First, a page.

Solar Farming

  • Thursday, July 28, 2011
  • Archimedes
  • Labels: , ,
  • Ever since the use of fossil fuels raised enough worries to begin a quest for a renewable energy source, sunlight has been one of the most sought after methods of power generation. From this quest to harness the sun mankind has created inefficient, but workable solar cells that convert light into electricity, along with monterous fusion reactors in an attempt to make our own "sun in a bottle". Despite these inventions, I'd say that without a significant breakthrough in either of these alternatives, we wont be able to power anything other than individual households even if they are implicated into our power grids en mass.

    Fusion reactors are promising, so I wont shoot that idea down, but why did we go through all the hassle of creating chemical substances that react with light to give off electrical energy when a much more complex but very well engineered natural substance does pretty much the same?

    Chlorophyll in plants convert sunlight into ATP and then from that, glucose. Its been around since the dawn of life on the planet, and, creation or evolution, it works at an efficiency much higher than machines. The only reason that we haven't been able to use it for fuel purposes is that the plant does not see the need to excrete fuel, only to grow and reproduce. Of the energy generated by a plant, a massive amount goes into growing its supporting structures, extracting nutrients from the soil and manufacturing chemicals used to reproduce, only a small amount by comparison is turned into stored sugar, which is of interest to us. What should be done is to engineer a simple plant cell that will at first take nutrients from its surrounding and divide for a set amount of cycles, then begin to grow massive amounts of chlorophyll and store large amounts of sugar, at a chemical que, the stored sugar is released into its surroundings, which would later be collected.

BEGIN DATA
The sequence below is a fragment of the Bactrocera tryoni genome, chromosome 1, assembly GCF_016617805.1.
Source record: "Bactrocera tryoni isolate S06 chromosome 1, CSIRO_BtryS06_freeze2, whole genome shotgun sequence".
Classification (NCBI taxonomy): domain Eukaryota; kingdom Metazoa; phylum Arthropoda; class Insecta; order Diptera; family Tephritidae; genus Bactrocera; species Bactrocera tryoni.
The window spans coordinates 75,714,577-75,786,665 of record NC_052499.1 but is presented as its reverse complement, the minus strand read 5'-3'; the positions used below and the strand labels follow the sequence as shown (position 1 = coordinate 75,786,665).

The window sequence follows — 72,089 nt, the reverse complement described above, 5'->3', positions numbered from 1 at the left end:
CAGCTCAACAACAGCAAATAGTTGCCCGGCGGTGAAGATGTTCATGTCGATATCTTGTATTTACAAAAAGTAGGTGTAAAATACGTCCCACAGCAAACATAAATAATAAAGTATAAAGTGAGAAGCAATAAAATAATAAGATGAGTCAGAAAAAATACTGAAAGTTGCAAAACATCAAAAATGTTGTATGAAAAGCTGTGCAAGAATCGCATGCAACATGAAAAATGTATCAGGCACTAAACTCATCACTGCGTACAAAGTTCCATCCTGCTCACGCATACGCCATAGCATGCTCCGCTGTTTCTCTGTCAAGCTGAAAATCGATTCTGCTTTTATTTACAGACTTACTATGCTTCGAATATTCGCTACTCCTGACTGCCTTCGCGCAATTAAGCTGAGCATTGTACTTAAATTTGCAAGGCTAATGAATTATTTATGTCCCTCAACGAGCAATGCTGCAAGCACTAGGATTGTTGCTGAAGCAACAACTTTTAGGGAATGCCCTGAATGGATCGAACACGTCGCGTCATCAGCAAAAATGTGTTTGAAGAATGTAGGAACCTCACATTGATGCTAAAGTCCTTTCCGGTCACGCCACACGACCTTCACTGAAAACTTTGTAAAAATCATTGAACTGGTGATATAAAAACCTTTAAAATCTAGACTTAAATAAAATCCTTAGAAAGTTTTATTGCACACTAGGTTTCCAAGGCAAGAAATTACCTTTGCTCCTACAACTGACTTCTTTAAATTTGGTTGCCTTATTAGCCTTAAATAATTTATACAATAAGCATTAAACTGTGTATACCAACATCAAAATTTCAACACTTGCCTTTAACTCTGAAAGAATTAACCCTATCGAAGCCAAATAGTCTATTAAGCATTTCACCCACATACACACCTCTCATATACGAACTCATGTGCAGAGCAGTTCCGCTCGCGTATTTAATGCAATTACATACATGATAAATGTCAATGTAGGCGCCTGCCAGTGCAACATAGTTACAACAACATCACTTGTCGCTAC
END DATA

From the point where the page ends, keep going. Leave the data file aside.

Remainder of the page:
An outdoor pool given sufficient nutrients and a sterile environment could easily house millions of such cells. Given if one cell could produce but one gram of sugar per day, the energy yield of such a pool will be much larger than if it was covered with conventional solar cells, artificially engineered enzymes and chemical cycles could be implanted onto the cells and speed up production, the whole process is very skin to a nuclear one in the sense that the energy created by one reaction is very little, but the number of reactions make the total substantial.


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